Cover image for Getting your life back : the complete guide to recovery from depression
Title:
Getting your life back : the complete guide to recovery from depression
Author:
Wright, Jesse H.
Personal Author:
Publication Information:
New York : Free Press, [2001]

©2001
Physical Description:
xiv, 381 pages : illustrations ; 24 cm
Language:
English
Added Author:
ISBN:
9780743200493
Format :
Book

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Central Library RC537 .W744 2001 Adult Non-Fiction Central Closed Stacks
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Kenmore Library RC537 .W744 2001 Adult Non-Fiction Open Shelf
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Riverside Branch Library RC537 .W744 2001 Adult Non-Fiction Open Shelf
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Williamsville Library RC537 .W744 2001 Adult Non-Fiction Open Shelf
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Julia Boyer Reinstein Library RC537 .W744 2001 Adult Non-Fiction Open Shelf
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Audubon Library RC537 .W744 2001 Adult Non-Fiction Open Shelf
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Summary

Summary

A comprehensive program for overcoming depression using numerous case studies to show readers how to overcome this common disease.


Reviews 2

Publisher's Weekly Review

Reading this self-help book is a little like getting a lecture on depression from a friend who cares, but has never endured the illness herself. The authors list five "keys" to understanding and alleviating depression: thinking; taking action; addressing one's biology, relationships and spirit. Each section of the book is devoted to an explanation of how each key plays into depression and written exercises for understanding its role in one's illness. Although the idea of a methodical, step-by-step approach to eliminating depression is appealing, not much here is new or inspiring, and the authors' tone is alternately condescending and chirpy. For example, they advise readers to "try not to get down on yourself"; to "try to lighten up a bit and look for a vein of humor in your situation"; that "the only real way to know whether you can solve a problem is to give it a try"; and that "having questions about your antidepressant therapy is a good sign." Additionally, some of the writing is careless. In a section called, "How not to vent your emotions," the authors suggest, "Don't argue with a cop or your mother-in-law." What about your spouse? The most valuable passages are the stories of specific patients and how they struggled with the illness. (Apr.) (c) Copyright PWxyz, LLC. All rights reserved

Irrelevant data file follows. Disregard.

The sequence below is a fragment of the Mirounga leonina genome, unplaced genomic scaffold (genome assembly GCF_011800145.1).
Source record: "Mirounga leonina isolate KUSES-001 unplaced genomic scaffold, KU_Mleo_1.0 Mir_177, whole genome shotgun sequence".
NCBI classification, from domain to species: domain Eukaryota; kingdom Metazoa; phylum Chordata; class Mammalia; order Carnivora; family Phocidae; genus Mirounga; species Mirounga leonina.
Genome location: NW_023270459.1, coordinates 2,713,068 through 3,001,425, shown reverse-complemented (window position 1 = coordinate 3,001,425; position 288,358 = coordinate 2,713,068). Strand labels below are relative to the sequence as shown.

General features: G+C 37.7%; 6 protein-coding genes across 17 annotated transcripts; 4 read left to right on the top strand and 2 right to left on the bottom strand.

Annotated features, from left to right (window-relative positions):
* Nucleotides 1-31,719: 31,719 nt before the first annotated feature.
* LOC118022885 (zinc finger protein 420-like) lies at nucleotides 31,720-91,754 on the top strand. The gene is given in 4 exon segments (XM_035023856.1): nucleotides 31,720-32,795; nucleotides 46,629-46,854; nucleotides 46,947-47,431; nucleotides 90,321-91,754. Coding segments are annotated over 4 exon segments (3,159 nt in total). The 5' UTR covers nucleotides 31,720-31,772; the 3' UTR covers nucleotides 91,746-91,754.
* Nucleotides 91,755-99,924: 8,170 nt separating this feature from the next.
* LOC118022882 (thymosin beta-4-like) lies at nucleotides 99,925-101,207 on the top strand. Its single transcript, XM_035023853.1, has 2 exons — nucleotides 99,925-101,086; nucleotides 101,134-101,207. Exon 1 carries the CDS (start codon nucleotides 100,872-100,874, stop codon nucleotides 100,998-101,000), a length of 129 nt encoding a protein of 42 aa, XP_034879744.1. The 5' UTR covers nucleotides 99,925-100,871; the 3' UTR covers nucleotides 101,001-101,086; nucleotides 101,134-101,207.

Library Journal Review

Cognitive behavioral therapy is based on the idea that our thoughts and our interpretations of events greatly influence our moods. Therapists teach clients to listen to their negative internal dialogs and to use less depressive "self-talk." Clients may also be given "homework" in the form of relaxation exercises for anxiety or gradual acclimatization to frightening situations. The emphasis is on changing thoughts and actions, not on understanding their origins. Getting Your Life Back and Self-Coaching are both based on this approach. The latter, by clinical psychologist Luciani, advises readers to identify themselves as specific personality types (e.g., "Worrywarts," "Hedgehogs," "Perfectionists") and then gives specific instructions on how to change these thought patterns. The title by Wright and Basco, a psychiatrist/educator and a clinical psychologist/researcher, respectively, examines various psychological areas (e.g., thinking, action, biology, relationships, and spirituality) and invites readers to work on these areas in any order with valuable, morale-boosting checklists and examples. Getting Your Life Back is the better of the two because it discusses antidepressants and because the authors' instructions and exercises are much more thorough. (c) Copyright 2010. Library Journals LLC, a wholly owned subsidiary of Media Source, Inc. No redistribution permitted.


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